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Automating Invention is Robert Plotkin's blog on the impact of computer-automated inventing on the future of invention and patent law.
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July 15, 2005
Does open source development produce innovations?
Anything Under the Sun Made by Man has an interesting posting questioning whether open source software development produces innovations. The author, a patent agent, relates that a software developer client of his "was of the feeling that nothing innovative has come from Open Source Software, nor will it ever. He cited several examples, including Linux, where a viable and useful piece of commercial software had been rewritten by OSS developers and released for free."
It is true that most of the effort in open source development to date has been directed to reproducing the functionality of existing software, such as operating systems, compilers, web servers, and graphical user interfaces. But although such projects may not produce innovations per se, they have other benefits. The original motivation for developing GNU/Linux was not to produce a new operating system, but to produce one that could be used and modified by its users without engaging in copyright infringement. Proponents of open source also claim that open source development produces software with fewer bugs and security holes than software produced using closed development models.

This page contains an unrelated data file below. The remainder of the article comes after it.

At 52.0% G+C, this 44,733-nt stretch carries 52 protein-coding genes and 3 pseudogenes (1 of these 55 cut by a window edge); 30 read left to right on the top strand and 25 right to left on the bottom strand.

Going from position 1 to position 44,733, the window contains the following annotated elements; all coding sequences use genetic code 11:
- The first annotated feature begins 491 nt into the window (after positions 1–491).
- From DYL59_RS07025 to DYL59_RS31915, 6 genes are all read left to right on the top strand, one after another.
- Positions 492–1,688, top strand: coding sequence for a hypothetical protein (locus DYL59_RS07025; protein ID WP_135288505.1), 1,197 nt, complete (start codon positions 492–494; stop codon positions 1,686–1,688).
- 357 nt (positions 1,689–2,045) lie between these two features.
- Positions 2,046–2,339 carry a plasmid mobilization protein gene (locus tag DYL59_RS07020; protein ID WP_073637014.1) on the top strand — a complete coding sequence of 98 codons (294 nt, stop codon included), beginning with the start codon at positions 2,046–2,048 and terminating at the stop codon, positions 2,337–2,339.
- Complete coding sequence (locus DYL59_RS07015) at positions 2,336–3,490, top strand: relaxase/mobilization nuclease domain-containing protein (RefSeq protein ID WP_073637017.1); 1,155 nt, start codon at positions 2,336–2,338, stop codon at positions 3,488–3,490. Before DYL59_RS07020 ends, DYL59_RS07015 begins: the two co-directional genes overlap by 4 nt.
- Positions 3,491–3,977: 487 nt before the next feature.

Also worth noting is that most open source projects produce platforms, protocols, and interfaces, rather than applications. These kinds of end products are valuable because they facilitate standardization and the development of specific applications and data formats consistent with the adopted standards. From a commercial perspective, it can be beneficial for such standards to be "open" -- not owned by any private entity -- because they increase the pie for everyone who is in the business of providing products and services consistent with the standards.
There is a connection between all of this and automated inventing. Should John Holland have attempted to patent the basic features of the genetic algorithm? In one sense, genetic algorithms are a platform for inventing and for problem-solving more generally. The arguments above would therefore imply that keeping genetic algorithms generally "open," as Holland did, was the right strategy for maximizing innovation. On the other hand, many patents have issued on specific applications of genetic algorithms. Such applications may have been kept as trade secrets, thereby depriving the public of knowledge about them, if patent protection had not been available.
This is all to say that developing legal rules to encourage optimal innovation is tricky business.
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